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Facebook finally, after a slew of privacy changes and amassing a great deal of anger from the users of the social networking site, for changing privacy settings or adding updates to the service without informing them.
What was worse is that some of these changes were automatically switched on, and users had to opt-out of the feature if they did not want it.
But the U.S. Federal Trade Commission is set to agree to new changes whereby Facebook would make these 'opt-in', giving users the choice of whether they want to use the feature or not. Not only will this suit the U.S. FTC, but also other governments around the world, like Germany, which deplored the move when Facebook rolled out facial recognition software.
Once again, Facebook gets itself in trouble with the government. That is never a good sign, and I speak from experience.
And, speaking of government controversy, let's explore the Germany 'facial recognition' saga more closely.
Facebook rolled out a tagging system that would recognise your friends' faces, and tag them on your behalf. A seemingly normal thing, with a touch of possible artificial intelligence, maybe? It seemed cool to some people, but Germany thought it was anything but.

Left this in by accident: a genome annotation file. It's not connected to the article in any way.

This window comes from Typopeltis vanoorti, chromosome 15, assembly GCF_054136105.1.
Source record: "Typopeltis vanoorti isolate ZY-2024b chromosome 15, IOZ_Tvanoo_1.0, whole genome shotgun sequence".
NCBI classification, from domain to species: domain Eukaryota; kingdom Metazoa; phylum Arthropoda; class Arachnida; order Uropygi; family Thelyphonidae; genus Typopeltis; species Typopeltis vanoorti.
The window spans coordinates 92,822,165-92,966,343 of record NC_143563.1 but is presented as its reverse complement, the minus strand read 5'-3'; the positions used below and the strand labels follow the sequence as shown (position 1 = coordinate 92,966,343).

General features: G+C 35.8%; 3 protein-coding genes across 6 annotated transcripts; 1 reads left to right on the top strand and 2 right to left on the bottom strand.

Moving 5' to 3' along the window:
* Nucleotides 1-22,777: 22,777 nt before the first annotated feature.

Germany came out and said that Facebook has violated German privacy laws, for scanning the faces of its citizens who use the site, Germany’s top data protection official, Johannes Caspar, wrote to Facebook to demand that its facial recognition software does not infringe German users’ privacy, and to delete any related data.
Germany could impose fines of up to €300,000 ($430,000), but is looking also to sue Facebook to prevent it from doing it in future.
Another Facebook buster from ZDNet's Violet Blue, who reported the state of Facebook's 'pro-rape' culture, where users set up pages and seemingly joke about rape and sexual assault, and the degradation of women.
According to Blue, it took nearly 200,000 signatures on a petition and a Twitter campaign to get the pages removed. Facebook finally caved in.
But why did it take the social network so long to comply with the requests made? Facebook was not even abiding by its own Terms of Service, which expressly forbids this kind of behaviour on the social network.
Not only did it look as though Facebook was endorsing these vile pages based on the fact they still remained, even after a series of calls to remove them, but it just looked like the social network didn't care.